Controlling Seedling Annual Broadleaf Weeds
Without Glyphosate

Many options are available to control small broadleaf weeds. The best alternative is to prevent the weeds from emerging by using mulches and sanitation practices that prevent the introduction and spread of weed seeds. Preemergence herbicides may be used to control annual grasses and small-seeded broadleaf weeds. However, even in the best-managed landscapes, some weeds will germinate and establish. These weeds will need to be controlled, manually or with postemergence herbicides, before they go to seed.
Manual removal
There will always be some hand weeding in landscape plantings. Remove weeds before they have a chance to establish a large root system and before they go to seed. This is best accomplished with frequent weeding – about every 2 weeks. Hand weeding frequently is effective for annual weeds but can also control perennial weeds before they become well established. The limitations, of course, include the expense and availability of labor to do so.
Flame, steam or hot-foam weeding
Heat can kill seedling broadleaf weeds. Flame weeding is effective on seedling broadleaf weeds growing in hardscapes but should not be used in areas where flammable mulching materials are present. Sites where flame weeding may be practical include cracks in driveways, between pavers, or in gravel mulch. When using a flame weeder you do not need to actually burn the weeds. A brief exposure to the flame will heat the water inside the plant without flames. The leaf tissues will collapse very rapidly after treatment. Larger weeds will require repeated treatments. Flame weeding will provide only foliar damage to grasses, perennial sedges and perennial broadleaf weeds. These types of weeds re-grow rapidly following treatment.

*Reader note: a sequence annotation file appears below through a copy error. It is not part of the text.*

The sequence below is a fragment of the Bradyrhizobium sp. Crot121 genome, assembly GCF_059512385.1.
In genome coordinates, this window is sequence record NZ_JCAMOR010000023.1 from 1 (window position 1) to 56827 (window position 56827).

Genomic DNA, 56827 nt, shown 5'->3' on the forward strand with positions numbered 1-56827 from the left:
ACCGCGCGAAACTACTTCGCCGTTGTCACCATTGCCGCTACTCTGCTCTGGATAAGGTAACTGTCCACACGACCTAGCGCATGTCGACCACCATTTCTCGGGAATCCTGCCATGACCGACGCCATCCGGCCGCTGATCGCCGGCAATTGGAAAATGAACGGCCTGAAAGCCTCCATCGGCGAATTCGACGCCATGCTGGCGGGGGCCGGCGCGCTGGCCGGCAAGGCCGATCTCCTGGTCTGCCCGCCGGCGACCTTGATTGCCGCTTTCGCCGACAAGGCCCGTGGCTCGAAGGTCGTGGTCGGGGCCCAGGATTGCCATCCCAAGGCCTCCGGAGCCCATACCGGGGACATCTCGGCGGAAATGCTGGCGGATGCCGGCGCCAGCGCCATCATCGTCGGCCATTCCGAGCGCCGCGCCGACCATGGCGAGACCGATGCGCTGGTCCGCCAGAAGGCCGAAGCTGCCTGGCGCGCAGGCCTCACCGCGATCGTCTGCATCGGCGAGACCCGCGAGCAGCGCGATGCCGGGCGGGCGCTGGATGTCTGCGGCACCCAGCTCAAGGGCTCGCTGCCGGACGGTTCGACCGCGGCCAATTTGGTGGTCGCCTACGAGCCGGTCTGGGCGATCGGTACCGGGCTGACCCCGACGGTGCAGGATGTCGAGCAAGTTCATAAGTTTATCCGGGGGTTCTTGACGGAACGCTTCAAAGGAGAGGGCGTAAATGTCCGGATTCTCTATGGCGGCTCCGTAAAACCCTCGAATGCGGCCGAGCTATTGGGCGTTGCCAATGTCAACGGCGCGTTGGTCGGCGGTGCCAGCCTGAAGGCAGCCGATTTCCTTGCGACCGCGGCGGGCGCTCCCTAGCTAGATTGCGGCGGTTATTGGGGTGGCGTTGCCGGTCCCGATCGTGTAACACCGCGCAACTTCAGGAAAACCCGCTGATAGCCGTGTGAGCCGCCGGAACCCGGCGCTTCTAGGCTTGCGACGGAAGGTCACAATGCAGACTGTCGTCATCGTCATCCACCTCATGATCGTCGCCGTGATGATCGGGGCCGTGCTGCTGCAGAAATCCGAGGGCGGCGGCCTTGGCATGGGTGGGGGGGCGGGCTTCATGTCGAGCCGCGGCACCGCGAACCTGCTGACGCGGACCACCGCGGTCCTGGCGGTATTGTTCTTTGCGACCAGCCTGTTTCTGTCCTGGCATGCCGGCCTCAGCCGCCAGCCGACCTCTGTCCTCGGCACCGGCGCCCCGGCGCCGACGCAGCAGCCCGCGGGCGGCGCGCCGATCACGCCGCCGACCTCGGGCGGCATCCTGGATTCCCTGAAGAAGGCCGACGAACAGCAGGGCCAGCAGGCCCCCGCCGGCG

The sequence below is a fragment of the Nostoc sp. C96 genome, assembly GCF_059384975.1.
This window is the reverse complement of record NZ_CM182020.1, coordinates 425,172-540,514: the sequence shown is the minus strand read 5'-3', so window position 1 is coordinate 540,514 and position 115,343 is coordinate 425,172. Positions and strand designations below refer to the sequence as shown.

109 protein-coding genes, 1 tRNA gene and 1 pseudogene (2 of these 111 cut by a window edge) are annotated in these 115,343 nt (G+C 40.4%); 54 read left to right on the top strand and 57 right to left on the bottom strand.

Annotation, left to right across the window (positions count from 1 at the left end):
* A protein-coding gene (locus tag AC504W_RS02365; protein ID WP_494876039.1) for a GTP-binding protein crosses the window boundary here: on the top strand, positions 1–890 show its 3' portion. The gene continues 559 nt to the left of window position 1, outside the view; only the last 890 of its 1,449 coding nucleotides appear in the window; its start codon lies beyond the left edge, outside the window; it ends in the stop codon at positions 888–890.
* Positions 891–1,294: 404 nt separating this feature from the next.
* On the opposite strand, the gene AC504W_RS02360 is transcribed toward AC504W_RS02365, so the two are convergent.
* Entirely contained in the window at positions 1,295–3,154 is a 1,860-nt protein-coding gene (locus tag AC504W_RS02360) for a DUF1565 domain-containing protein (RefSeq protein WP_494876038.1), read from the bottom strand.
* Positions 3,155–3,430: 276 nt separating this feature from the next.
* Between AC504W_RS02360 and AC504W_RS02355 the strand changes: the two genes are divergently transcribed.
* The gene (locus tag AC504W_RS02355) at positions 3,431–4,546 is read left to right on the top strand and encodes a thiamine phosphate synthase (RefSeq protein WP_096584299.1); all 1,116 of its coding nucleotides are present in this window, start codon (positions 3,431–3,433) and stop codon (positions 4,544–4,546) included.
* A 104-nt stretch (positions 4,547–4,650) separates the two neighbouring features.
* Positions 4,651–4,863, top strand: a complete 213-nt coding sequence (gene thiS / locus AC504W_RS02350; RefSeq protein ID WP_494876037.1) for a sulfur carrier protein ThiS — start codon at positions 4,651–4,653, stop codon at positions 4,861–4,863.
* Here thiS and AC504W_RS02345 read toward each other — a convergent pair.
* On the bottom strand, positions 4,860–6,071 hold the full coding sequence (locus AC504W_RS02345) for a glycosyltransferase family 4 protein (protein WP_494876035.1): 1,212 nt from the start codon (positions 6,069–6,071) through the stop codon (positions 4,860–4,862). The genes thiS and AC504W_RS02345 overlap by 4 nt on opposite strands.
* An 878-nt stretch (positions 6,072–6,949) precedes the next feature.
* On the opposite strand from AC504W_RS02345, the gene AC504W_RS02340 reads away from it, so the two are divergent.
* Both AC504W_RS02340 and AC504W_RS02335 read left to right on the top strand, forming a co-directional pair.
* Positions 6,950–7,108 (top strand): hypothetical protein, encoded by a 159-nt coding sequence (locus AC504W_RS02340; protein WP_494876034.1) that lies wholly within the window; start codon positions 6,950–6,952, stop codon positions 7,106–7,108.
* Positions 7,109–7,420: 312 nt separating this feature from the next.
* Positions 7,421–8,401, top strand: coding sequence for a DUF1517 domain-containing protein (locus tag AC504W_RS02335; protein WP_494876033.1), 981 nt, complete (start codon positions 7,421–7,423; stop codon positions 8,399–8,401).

Where flammable materials are present, steam or hot foam weeding are preferred over flame weeding. The effect is similar to that of flaming. Commercial equipment is available that use pressurized steam (e.g.